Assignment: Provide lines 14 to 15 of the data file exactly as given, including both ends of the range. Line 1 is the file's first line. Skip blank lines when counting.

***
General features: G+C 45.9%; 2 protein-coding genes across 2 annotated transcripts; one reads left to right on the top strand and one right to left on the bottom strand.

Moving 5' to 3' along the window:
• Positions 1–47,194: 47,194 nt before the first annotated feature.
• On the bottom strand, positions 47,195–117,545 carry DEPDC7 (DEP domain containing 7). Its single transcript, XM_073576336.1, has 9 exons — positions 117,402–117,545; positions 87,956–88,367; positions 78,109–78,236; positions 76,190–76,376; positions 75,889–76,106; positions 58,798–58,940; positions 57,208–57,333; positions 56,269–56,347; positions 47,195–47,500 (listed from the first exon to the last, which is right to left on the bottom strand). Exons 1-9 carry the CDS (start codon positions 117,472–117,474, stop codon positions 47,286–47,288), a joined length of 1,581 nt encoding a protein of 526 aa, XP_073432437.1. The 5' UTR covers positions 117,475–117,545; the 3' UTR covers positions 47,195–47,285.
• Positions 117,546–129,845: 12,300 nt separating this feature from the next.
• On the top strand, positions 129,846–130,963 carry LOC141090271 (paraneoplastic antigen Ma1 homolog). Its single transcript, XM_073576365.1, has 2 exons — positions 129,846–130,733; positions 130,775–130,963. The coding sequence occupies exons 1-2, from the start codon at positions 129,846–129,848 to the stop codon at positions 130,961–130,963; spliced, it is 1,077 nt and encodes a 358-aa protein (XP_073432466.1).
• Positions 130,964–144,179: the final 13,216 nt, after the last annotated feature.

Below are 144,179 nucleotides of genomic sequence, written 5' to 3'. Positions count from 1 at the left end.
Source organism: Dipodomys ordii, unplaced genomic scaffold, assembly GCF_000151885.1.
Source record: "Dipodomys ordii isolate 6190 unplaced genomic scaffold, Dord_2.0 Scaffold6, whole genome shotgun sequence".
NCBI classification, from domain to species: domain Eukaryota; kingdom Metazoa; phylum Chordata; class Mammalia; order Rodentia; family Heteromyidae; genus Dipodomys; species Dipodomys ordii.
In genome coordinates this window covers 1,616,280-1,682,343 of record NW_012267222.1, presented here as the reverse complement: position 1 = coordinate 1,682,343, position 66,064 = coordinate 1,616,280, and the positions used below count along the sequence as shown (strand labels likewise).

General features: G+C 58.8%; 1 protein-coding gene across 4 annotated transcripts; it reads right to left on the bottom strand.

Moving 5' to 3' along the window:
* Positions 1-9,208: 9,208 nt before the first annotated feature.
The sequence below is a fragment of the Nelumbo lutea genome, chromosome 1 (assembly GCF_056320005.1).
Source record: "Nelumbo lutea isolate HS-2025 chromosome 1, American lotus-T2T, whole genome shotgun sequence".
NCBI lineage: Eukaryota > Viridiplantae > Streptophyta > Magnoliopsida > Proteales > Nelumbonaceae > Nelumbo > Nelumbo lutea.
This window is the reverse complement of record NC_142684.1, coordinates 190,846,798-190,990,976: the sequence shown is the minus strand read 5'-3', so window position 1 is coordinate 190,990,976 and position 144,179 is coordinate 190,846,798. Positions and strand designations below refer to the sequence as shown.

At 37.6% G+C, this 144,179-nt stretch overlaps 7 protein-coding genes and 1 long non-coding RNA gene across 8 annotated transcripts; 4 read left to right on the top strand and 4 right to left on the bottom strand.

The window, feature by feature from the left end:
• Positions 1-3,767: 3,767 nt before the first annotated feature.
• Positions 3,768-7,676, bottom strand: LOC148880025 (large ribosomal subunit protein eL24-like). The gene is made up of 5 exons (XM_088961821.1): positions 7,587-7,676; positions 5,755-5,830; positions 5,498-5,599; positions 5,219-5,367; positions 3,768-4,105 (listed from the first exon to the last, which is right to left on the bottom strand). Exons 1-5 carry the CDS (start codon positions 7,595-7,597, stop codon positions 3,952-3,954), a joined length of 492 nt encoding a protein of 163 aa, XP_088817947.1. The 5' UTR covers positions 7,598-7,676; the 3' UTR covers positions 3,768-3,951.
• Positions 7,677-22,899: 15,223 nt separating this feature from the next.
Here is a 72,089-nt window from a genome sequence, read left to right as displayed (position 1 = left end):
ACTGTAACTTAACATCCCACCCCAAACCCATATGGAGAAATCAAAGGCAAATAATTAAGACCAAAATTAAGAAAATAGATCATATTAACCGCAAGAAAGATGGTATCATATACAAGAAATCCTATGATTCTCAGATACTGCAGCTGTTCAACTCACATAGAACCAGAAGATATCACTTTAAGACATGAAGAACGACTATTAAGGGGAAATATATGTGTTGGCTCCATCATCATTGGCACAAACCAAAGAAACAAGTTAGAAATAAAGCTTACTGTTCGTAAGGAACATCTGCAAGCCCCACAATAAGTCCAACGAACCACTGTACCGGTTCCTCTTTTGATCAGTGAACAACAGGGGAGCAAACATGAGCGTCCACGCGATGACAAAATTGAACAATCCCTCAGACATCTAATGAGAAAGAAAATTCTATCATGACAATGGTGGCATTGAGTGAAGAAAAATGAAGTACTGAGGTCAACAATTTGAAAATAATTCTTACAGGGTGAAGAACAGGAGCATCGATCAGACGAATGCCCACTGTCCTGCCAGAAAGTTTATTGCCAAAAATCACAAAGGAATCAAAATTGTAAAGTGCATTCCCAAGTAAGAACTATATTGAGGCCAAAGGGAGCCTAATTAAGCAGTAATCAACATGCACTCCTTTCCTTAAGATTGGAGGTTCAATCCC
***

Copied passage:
Moving 5' to 3' along the window:
* Positions 1-9,208: 9,208 nt before the first annotated feature.